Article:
|COOPERATIVE CONSERVATION CASE STUDY|
|Dry Creek Quarry Restoration|
|Restoration of a Retired Gravel Mine to Natural Conditions|
|Project Summary: Since 2004, Sequoia Riverlands Trust has been restoring natural stream flows, recontouring disturbed areas, seeding native grasses and planting oak and sycamore trees at this former gravel mine.|
|Nathan Higgins, Sequoia Riverlands Trust|
For more than a decade, the 152-acre dry creek quarry had been used for aggregate mining, supplying gravel and crushed rock for construction. During mining operations, the following changes occured to the landscape:
- Numerous mature sycamores and valley oaks felled
- Naturally meandering Dry Creek artificially channeled with earthen barriers
- Deeper channels caused stream bank erosion and altered the delicate hydrology on which healthy sycamore woodlands depend
- Artificial lake created by digging a hard-rock mining pit
- Mining debris stock piled throughout the site
The quarry, located west of the entrance to Sequoia and Kings Canyon National Parks, cuts across the lower reach of Dry Creek. This area, widely popular for its spring wildflower shows, is home to one of the largest remaining sycamore alluvial woodland communities in the world. This rare and unusual streamside community provides critical habitat for resident and migratory birds, and the Dry Creek landscape supports native species such as great blue heron, bald eagle and herds of mule deer.
Working with our partner, The Nature Conservancy, as well as scientific experts from federal agencies and universities, Sequoia Riverlands Trust developed a restoration plan for the site, which when completed, will ensure the health of the Dry Creek sycamore alluvial woodland, enhance important wildlife corridors and provide the public with a place to enjoy natural river environments while learning how retired gravel mines can again provide wildlife habitat, scenic beauty and an opportunity for community stewardship.
Examples of Key Partners
Sequoia Riverlands Trust, Natural Resources Conservation Service, Preserving Wild California program of the Resources Legacy Fund Foundation, The Nature Conservancy, National Park Service--Sequoia and Kings Canyon National Parks, UC Davis, UC Berkeley, Cal Poly Pomona, California Portland Cement Company, local landowners, members and volunteers of Sequoia Riverlands Trust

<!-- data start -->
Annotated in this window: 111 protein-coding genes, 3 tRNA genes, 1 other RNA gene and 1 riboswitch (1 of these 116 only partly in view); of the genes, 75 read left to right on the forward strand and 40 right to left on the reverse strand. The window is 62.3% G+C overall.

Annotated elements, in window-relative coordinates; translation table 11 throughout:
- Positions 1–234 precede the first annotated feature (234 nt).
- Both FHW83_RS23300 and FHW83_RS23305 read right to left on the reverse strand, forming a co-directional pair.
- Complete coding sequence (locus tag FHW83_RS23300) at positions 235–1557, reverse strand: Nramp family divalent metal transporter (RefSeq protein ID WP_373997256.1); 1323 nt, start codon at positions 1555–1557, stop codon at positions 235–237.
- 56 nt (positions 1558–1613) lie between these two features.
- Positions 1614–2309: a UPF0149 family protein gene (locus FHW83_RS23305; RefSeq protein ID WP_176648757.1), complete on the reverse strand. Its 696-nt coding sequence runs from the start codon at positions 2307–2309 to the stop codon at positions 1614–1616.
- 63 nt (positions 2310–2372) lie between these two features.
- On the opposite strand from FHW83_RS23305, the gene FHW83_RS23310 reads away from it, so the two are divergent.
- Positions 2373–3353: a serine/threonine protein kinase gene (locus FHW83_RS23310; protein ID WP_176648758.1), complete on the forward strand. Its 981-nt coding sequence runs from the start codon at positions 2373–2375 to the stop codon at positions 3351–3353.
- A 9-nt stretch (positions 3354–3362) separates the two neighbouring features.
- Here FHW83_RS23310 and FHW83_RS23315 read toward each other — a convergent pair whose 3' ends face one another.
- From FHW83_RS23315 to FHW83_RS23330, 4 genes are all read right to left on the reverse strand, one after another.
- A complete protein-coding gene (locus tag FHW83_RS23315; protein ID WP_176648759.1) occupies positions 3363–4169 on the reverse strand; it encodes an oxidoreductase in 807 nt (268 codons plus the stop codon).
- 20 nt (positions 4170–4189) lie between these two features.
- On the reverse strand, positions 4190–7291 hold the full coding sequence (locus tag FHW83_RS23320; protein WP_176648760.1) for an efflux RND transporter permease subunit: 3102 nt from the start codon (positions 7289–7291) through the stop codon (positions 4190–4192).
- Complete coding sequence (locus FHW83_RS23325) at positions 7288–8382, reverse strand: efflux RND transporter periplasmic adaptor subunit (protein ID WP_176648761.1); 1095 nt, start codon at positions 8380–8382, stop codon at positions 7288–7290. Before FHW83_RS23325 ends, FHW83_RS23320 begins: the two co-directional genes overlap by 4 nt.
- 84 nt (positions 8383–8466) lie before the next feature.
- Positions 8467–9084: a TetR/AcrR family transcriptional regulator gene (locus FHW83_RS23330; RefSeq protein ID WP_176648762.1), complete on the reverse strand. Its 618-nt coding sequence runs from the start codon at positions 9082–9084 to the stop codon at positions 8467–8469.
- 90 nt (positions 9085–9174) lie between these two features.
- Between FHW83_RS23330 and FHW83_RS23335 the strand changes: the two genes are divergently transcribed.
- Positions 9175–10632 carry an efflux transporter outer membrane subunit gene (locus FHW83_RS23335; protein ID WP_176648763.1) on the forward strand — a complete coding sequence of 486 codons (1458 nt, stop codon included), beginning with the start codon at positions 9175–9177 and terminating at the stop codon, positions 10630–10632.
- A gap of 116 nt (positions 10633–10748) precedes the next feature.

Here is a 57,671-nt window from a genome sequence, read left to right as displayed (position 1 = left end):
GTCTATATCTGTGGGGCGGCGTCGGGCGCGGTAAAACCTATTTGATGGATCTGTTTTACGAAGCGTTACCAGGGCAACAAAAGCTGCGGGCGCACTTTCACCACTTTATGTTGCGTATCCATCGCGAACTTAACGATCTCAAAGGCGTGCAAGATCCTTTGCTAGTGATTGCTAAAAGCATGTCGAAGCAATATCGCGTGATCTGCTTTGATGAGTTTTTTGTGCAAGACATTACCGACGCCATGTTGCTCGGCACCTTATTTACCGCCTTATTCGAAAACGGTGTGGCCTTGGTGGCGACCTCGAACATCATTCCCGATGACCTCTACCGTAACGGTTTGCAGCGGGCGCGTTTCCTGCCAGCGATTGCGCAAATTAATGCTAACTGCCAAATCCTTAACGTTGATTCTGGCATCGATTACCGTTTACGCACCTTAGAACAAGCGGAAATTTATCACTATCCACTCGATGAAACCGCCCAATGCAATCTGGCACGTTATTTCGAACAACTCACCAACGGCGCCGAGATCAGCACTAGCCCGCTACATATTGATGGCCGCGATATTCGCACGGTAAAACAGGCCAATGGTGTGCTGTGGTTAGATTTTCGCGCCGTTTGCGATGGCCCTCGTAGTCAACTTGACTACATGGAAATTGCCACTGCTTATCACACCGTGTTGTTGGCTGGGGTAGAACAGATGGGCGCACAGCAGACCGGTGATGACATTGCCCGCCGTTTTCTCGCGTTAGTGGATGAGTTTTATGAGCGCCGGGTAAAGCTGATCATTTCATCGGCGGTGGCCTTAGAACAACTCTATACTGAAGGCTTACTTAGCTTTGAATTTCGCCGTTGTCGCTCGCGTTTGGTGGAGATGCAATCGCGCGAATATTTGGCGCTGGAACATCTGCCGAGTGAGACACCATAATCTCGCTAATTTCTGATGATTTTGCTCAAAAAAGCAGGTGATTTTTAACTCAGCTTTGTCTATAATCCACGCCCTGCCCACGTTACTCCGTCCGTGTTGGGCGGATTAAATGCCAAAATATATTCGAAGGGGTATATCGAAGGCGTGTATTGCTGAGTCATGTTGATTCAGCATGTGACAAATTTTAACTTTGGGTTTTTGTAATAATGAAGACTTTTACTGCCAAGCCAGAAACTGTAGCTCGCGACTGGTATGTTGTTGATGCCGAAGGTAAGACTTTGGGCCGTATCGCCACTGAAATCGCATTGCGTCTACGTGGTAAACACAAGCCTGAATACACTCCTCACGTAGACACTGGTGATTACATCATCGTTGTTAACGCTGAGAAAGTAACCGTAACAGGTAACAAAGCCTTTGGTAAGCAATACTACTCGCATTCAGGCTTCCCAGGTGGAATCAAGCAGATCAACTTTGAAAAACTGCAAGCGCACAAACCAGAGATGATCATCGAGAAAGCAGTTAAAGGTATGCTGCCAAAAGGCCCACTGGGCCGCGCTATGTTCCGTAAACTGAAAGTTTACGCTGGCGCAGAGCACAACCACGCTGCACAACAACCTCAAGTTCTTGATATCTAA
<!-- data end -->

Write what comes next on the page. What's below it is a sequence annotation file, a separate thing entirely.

Results and Accomplishments
For years, residents and visitors traveling on Dry Creek Drive witnessed the effects of gravel mining at the former quarry with altered views of the land and creek. Now, those moseying down this County-designated scenic drive will have a clear view of the rare sycamore alluvial woodland we seek to restore.
After receiving the quarry donation from California Portland Cement Company in early 2004, contractors removed artificial barriers that prevented natural stream flows during prior gravel mining and recontoured spoils piles in the former gravel processing area and along the roadway. Our goal was to allow future high water to spread throughout the floodplain in braided channels, creating conditions suitable for the establishment of California sycamores. With sustained rains this past winter, Dry Creek rose five feet, established new channels and deposited lots of new sediment in between those channels.
With the ground bare and exposed from rock and soil re-contouring, the potential for unstable soils and resulting erosion was high. We immediately seeded 10 acres with a mix of native grass and forbs. Now, several months later, natives flourished so well that we can collect local seed to expand the revegetation efforts into other areas of the restoration site. We will continue to manage for native plant communities as this project continues.
We work to replace the mature sycamores and valley and blue oaks felled during mining operations by collecting and germinating acorns and sycamore seeds. With the rain on our side, we distributed sycamore seed in the new sandbar deposits created during flooding, planted 100 valley and blue oaks and germinated 400 sycamores for planting this fall. In addition, over 100 volunteer sycamores established themselves since mining ceased.
The Cal Poly Pomona 606 Studio, a masters-level class for landscape design, chose Dry Creek Preserve as one of four projects taken on by the Studio this year. We asked them to work at several design levels: watershed, preserve (for both Dry Creek and Homer Ranch, three miles up the road) and individual projects, like a concept design for visitor facilities in the footprint of the old gravel processing area.
When completed, this project will be the first example of an aggregate mine reclamation in Tulare County. The partners involved plan to provide a model for ecologically-based restoration of retired gravel mines. The restored landscape will also be a welcomed change for members of the local community, who have lived for a dozen years with the inevitable inconveniences of an industrial operation in their neighborhood, changes to the Dry Creek landscape and with a visual intrusion on what is a designated scenic drive in Tulare County.
Once accomplished, this project will provide the first example of an ecologically-based aggregate mine reclamation in Tulare County. In the future, the preserve will provide the public with a place to enjoy natural river environments while learning how retired gravel mines can again provide wildlife habitat, scenic beauty and an opportunity for community stewardship.